Ecclesiastical Tour

Ecclesiastical Tour

St. Canice’s Cathedral:

The first monastery was built here in the 6th century by St Canice, Kilkenny’s patron saint. The present structure dates from the 13th to 16th centuries, with extensive 19th-century reconstruction, it’s interior housing ancient grave slabs and the tombs of Kilkenny Castle’s Butler dynasty.

St Canice was a great friend of St Columba (Colmcille), the Apostle of the Scots and founder of the monastery at Iona. The story is told that St Columba was once caught in a storm at sea. His fellow monks cried out for him to pray for them, but St. Columba calmly replied that he would leave the praying to Canice in distant Aghaboe. His friend meanwhile leapt up so suddenly from his meal that his shoe came off as he rushed to the church to pray for his imperilled friend. The storm immediately passed, and St Columba told his green-faced companions ‘the Lord has listened to Canice’s prayer and his race to the church with one shoe has saved us’. St Canice established a monastery at Aghaboe (30 km north of Kilkenny), which became the seat of the bishop of Ossory.

Records show that a wooden church on the site was burned down in 1087. The existing structure was raised between 1202 and 1285, but then endured a series of catastrophes and resurrections. The first disaster, the collapse of the church tower in 1332, was associated with Dame Alice Kyteler’s conviction for witchcraft. Her maid Petronella was also convicted, and her nephew, William Outlawe, was implicated. The unfortunate maid was burned at the stake, but Dame Alice escaped to London and William saved himself by offering to reroof part of St Canice’s Cathedral with lead tiles. His new roof proved too heavy, however, and brought the church tower down with it.

In 1650, Cromwell’s forces defaced and damaged the church, using it to stable their horses. Repairs began in 1661; the beautiful roof in the nave was completed in 1863.

St. Mary’s Cathedral:

Designed by William Deane Butler, the cathedral draws its inspiration from Norman architecture. Not a large cathedral by the standards of the day, with many slightly later cathedrals by J.J. McCarthy being far larger, the building is cruciform with a nave of five bays and aisle-less transepts.

Saint Mary’s was designed by William Deane Butler (c.1794-1857). He was chosen by Bishop William Kinsella (1793-1845) who instigated the building of St. Mary’s in February 1842. Work began in April 1843 and finished in 1857. On Sunday 4 October 1857, St. Mary’s had its grand opening, which consisted of a two-and-three-quarter hour ceremony that began at 6.15 am. The cost of the building is estimated to have been £25,000.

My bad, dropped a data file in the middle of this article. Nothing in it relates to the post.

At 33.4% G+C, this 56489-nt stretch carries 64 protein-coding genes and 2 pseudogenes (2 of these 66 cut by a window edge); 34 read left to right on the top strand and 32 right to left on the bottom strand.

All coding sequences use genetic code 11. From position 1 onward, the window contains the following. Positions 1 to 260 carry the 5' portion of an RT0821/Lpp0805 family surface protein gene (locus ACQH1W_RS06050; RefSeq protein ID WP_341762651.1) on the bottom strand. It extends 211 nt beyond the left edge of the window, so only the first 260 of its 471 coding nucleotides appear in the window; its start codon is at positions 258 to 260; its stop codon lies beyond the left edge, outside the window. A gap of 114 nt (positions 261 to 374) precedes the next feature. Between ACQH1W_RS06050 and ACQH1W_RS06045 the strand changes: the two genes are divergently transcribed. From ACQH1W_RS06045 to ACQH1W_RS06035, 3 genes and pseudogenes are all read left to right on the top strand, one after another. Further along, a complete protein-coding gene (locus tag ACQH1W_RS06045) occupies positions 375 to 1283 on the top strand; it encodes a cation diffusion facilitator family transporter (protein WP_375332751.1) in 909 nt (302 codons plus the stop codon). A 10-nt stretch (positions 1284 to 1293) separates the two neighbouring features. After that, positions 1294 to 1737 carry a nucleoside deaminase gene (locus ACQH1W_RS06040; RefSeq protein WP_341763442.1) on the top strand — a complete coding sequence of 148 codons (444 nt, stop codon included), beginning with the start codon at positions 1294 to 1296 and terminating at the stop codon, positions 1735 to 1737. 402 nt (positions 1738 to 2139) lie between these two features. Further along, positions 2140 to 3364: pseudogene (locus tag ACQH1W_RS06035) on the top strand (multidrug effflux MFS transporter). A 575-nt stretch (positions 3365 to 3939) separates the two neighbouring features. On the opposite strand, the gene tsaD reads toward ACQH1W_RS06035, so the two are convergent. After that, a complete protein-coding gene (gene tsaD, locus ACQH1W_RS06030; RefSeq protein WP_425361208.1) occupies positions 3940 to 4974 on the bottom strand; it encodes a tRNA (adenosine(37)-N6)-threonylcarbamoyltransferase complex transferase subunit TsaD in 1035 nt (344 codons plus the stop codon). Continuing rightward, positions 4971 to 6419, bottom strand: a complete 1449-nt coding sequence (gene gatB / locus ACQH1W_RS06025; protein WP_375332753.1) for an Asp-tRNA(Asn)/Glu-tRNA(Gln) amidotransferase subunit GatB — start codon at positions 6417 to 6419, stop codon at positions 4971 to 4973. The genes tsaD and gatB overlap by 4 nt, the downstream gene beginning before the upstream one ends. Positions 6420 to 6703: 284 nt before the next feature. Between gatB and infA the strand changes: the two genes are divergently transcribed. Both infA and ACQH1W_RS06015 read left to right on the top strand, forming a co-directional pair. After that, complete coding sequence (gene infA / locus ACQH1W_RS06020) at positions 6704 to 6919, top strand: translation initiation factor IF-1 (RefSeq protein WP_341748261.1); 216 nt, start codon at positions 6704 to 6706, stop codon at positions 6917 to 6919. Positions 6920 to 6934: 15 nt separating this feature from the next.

St. Mary’s is made from cut-limestone which was sourced locally. The cathedral has a cruciform plan and its style is described as ‘Early English Gothic’.[2] The design is believed to have been based on Gloucester Cathedral in GloucesterEngland. It is situated on the highest point in Kilkenny City and is a significant local landmark.

St. John’s Church:

The Church of Saint John the Evangelist, or John’s Church, is a Gothic Revival-style church in Kilkenny, Ireland. The Church was designed by William Hague and built from 1903 to 1908 on the site of an earlier church located in the graveyard. The grounds contain trees and greenery. Also known as the O Loughlin Memorial Church.

St. John’s Priory:

The Augustinians developed a priory on the east side of John’s Bridge in 1211 under the patronage of the Marshalls and their church was to function as the parish church. The surviving church remains consist of the early thirteenth-century chancel with a Lady Chapel, built around 1280. The surviving burial monuments reflect patronage that was derived, until the sixteenth century, from the Irishtown elite. The Thirteenth and fourteenth-century tombs commemorate ecclesiastics and prominent lay people such as John Talbot (sheriff, died c. 1385) and Richard Forestal (burgress, died c. 1400). During the sixteenth century, it was the burial place of the Earls of Ormonde, the Graces of Courtstown, the Shortals of Ballylarkin and the Purcells of Foulksrath.